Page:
Page 23

Bellwether a compendium of news and notes from around the state. By Grace Albritton and Mari Pack

Hometown Hero We at Virginia Living were delighted to hear that Virginia writer and television producer Earl Hamner, a University of Richmond alum who takes much inspiration from his home state, will receive one of the Library of Virginia’s most prestigious awards—the 2011 Literary Lifetime Achievement Award—at their 14th Annual Literary Awards Celebration on October 15. Hamner is best known for his work on the popular CBS series, “The Waltons,” along with his most famous novel, Spencer’s Mountain, inspired by his own childhood in Nelson County. “His work reflects the values instilled in him by his family and his life in Virginia,” says Jan Hathcock, publicity coordinator for the Library of Virginia. “He is a true voice of Virginia.”

It Lifts, It Separates, It… Fundraises! On October 5, a collection of handmade bra art will be on display at the 2nd annual Cups Full of Hope Bra Exhibition and Auction at the Greater Reston Arts Center. Coinciding with the 25th anniversary of Breast Cancer Awareness Month, organizers hope to top the $2,000 they made last year for the Tigerlily Foundation of Reston, an organization that supports young women during and after breast cancer. “It’s astonishing to see the incredible talent of the women who put their heart and soul into this bra art,” says Cynthia de Lorenzi, CEO of Success in the City, the Fairfaxbased women’s organization which is hosting the event. “This year, we’re going great guns, and I expect to do a lot more.”

Patsy’s Place OK, Patsy Cline fans, start packing the car. The Patsy Cline Historic House, at 608 S. Kent St. in Winchester, opened its doors last month and promises a plethora of Patsy paraphernalia for your enjoyment. Renovated by Celebrating Patsy Cline, Inc., the museum intends to “preserve and perpetuate the legacy of Patsy Cline and her music,” says Judy Sue Huyett-Kempf, president of CPC Inc. “So many people come by for tours and souvenirs, but there was nothing [for them] in the Winchester area.” So CPC Inc. took action, and began renovations two years ago. “Once the visitor arrives, they will feel Patsy around them,” says Huyett-Kempf.

Telling Tales Keswick Hall was not always the award-winning luxury hotel that it is today. Built in 1912 by Robert B. Crawford, the grounds and corridors of this historic home-turned-resort near Charlottesville serve as the backdrop for more than a few good stories mined from its nearly 100year history. The Story of Keswick Hall, written by Keswick’s resident historian Patricia Castelli, tells how this country estate went from villa to country club to modern hotel, and drops some famous names in the telling. (Paul Newman, Mick Jagger and Sir Bernard Ashley are just a few.) The pictures, some filled with squirmy children riding ponies and others overflowing with jolly country clubbers, help bring new life to old stories and make this book a truly delightful read.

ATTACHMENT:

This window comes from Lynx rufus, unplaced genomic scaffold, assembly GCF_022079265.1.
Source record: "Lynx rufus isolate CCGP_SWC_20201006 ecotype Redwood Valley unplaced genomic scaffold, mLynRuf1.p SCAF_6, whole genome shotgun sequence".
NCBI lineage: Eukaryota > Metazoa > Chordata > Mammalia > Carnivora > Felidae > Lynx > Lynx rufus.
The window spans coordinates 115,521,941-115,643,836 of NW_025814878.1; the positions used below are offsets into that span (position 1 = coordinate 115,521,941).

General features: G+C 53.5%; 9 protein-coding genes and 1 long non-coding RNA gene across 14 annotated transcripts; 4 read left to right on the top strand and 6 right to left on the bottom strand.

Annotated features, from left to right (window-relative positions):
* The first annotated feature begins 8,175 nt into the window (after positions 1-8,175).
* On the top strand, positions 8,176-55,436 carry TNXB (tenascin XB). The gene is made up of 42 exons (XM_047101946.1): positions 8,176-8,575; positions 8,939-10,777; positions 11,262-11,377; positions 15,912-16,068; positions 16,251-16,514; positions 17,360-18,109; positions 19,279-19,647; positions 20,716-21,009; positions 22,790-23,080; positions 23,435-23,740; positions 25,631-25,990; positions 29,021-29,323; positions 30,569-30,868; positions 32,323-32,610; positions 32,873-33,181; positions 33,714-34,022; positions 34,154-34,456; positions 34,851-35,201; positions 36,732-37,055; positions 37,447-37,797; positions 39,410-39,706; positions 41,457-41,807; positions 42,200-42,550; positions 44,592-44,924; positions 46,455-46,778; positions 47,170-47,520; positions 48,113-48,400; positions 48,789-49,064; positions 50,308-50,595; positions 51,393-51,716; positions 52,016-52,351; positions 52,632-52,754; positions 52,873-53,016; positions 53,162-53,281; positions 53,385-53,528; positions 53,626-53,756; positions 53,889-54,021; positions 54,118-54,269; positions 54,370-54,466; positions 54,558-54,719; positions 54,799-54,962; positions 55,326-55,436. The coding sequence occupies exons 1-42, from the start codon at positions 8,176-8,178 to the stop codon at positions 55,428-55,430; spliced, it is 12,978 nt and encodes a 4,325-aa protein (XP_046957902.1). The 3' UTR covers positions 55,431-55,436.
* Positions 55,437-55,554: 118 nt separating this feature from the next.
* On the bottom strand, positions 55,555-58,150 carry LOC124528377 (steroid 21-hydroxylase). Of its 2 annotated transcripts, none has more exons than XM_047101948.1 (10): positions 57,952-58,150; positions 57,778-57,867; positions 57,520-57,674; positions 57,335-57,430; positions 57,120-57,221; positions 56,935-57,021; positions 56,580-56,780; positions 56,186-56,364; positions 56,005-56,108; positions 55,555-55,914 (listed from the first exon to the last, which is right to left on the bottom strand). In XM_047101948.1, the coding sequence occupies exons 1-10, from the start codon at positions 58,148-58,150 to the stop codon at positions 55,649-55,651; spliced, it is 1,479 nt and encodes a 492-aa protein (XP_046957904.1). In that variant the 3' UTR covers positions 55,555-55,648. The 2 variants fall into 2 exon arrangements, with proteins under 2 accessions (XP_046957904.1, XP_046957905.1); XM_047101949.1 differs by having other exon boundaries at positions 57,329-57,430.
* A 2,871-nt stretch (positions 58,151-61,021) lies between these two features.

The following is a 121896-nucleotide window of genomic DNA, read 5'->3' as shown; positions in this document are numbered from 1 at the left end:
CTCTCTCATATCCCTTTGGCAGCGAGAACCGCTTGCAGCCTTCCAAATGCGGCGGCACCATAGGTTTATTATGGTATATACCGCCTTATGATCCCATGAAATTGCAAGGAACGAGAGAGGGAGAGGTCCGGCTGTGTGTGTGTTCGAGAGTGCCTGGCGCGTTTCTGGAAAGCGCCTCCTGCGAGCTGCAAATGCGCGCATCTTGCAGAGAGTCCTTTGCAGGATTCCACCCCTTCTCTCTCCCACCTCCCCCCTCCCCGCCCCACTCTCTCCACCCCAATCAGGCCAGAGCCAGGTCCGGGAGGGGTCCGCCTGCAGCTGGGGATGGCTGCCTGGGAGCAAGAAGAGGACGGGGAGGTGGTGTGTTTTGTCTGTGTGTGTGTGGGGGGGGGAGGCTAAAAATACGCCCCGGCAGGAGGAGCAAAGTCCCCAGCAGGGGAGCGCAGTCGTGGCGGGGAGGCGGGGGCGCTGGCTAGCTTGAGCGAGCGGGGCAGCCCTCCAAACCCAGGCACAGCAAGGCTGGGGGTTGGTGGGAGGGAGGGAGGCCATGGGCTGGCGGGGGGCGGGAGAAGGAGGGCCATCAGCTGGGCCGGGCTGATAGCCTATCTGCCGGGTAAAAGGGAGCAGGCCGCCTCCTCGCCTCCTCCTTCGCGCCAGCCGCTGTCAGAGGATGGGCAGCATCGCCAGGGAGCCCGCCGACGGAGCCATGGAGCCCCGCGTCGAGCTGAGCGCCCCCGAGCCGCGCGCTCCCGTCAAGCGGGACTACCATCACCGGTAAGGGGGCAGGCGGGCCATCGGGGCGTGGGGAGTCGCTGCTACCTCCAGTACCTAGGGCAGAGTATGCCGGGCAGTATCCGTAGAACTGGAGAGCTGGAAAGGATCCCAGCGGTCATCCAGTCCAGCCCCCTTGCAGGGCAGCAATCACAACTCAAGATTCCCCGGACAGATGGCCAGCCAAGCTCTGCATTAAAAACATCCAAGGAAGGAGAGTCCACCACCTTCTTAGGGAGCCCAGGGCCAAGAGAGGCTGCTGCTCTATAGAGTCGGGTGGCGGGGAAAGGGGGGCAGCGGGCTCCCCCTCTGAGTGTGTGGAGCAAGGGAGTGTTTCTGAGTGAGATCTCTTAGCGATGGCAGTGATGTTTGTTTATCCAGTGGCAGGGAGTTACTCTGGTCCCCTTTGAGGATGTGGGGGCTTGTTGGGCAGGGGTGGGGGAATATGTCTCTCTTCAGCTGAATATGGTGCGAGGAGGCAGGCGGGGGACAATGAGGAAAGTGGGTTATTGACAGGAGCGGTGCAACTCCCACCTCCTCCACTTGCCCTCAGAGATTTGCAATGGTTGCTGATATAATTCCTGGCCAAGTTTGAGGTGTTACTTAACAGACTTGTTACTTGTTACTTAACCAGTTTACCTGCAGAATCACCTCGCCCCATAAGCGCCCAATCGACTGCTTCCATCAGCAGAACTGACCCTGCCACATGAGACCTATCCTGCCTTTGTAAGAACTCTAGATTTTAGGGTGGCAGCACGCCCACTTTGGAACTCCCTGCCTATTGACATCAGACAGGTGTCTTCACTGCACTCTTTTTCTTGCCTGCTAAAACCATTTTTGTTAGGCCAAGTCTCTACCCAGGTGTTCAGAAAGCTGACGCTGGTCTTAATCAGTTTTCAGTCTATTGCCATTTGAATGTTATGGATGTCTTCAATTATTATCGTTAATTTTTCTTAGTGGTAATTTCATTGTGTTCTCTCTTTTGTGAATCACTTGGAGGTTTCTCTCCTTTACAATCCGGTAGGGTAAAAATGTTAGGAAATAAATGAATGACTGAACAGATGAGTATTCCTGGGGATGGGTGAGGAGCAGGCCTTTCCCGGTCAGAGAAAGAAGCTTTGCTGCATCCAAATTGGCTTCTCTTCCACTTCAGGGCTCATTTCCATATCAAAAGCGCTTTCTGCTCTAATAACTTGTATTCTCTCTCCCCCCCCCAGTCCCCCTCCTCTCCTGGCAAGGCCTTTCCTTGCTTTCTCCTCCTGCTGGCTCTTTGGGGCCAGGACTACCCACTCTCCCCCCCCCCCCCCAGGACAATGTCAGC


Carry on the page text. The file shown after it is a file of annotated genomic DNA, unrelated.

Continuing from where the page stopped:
Ham-tastic The new cookbook from the Woman’s Club of Smithfield—Continuing Traditions—showcases down-home cooking at its finest from the hometown of Smithfield Ham. If you loved the club’s first culinary literary offering, the 1978 Smithfield Cookbook, you won’t be disappointed in this latest gastronomic gathering from the good ladies of Smithfield. Smithfield’s heritage is beautifully presented in the book, which also features locally conceived recipes— but don’t assume it’s all about the pork that made this city famous! “It’s more than ham,” says Jackie Saunders, head of marketing for the Woman’s Club. “We have all kinds of exciting things in there!” You can order your copy for $24.95 via their website. Ham not included.

Not the Same Old Song In June, the National Endowment for the Arts awarded its highest honor in folk and traditional arts, the National Heritage Fellowship, to lined-out hymn singing expert Frank Newsome of Haysi. Few outside of the Old Regular Baptist Church still perform the nearly 400-year-old musical style that uses no musical accompaniment. Church elder Newsome is a master at this form in which a leader chants a line of music that the congregation then repeats. Barry Bergey, director of folk and traditional arts at NEA, says that Newsome’s community outreach made him an ideal candidate for the fellowship. “Besides having an incredibly strong voice, he has made an effort both to explain and perform for audiences beyond the church itself.”

Preservation-worthy? If there is one thing Virginia has over any other state, it’s history. That’s why the Virginia Association of Museums, in cooperation with Preservation Virginia, has launched Virginia’s Top Ten Endangered Artifacts, a new program designed to create awareness of the importance of preserving historical items. The association invited museums, libraries and archives to submit their artifacts for consideration, and you get to vote this month for those items you think deserve mention. “The fun thing is seeing what gets nominated,” says Executive Director of Virginia Museums Margo Carlock. She notes that when people consider artifacts, “they think of a spinning wheel or a Civil War sword, but a World War II Fighter Jet is [also] worthy of preservation.”

contributed photos

UpFront_OCT11.indd 29

V i r g i n i a

L i v i n g

| 29

8/24/11 6:34 PM

Virginia Living - October 2011  

The October 2011 issue of Virginia Living is the tastiest yet, featuring our favorite pairings of cheese and wine, with every crumb and drop...

Read more
Read more
Similar to
Popular now
Just for you